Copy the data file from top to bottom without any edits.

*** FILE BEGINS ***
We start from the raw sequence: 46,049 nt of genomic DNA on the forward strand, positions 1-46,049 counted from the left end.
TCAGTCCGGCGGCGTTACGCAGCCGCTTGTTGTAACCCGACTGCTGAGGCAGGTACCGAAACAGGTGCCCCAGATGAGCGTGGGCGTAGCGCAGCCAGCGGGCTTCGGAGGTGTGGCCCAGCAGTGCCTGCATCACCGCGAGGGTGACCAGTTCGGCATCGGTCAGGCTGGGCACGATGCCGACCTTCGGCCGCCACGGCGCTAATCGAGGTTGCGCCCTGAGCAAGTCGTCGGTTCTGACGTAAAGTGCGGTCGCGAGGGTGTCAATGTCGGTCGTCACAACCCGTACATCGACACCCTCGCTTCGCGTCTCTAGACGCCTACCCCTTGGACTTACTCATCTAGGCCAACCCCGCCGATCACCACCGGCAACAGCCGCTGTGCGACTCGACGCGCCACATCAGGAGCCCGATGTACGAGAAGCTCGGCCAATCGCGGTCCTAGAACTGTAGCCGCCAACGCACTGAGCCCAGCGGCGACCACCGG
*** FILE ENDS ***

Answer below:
We start from the raw sequence: 46,049 nt of genomic DNA on the forward strand, positions 1-46,049 counted from the left end.
TCAGTCCGGCGGCGTTACGCAGCCGCTTGTTGTAACCCGACTGCTGAGGCAGGTACCGAAACAGGTGCCCCAGATGAGCGTGGGCGTAGCGCAGCCAGCGGGCTTCGGAGGTGTGGCCCAGCAGTGCCTGCATCACCGCGAGGGTGACCAGTTCGGCATCGGTCAGGCTGGGCACGATGCCGACCTTCGGCCGCCACGGCGCTAATCGAGGTTGCGCCCTGAGCAAGTCGTCGGTTCTGACGTAAAGTGCGGTCGCGAGGGTGTCAATGTCGGTCGTCACAACCCGTACATCGACACCCTCGCTTCGCGTCTCTAGACGCCTACCCCTTGGACTTACTCATCTAGGCCAACCCCGCCGATCACCACCGGCAACAGCCGCTGTGCGACTCGACGCGCCACATCAGGAGCCCGATGTACGAGAAGCTCGGCCAATCGCGGTCCTAGAACTGTAGCCGCCAACGCACTGAGCCCAGCGGCGACCACCGG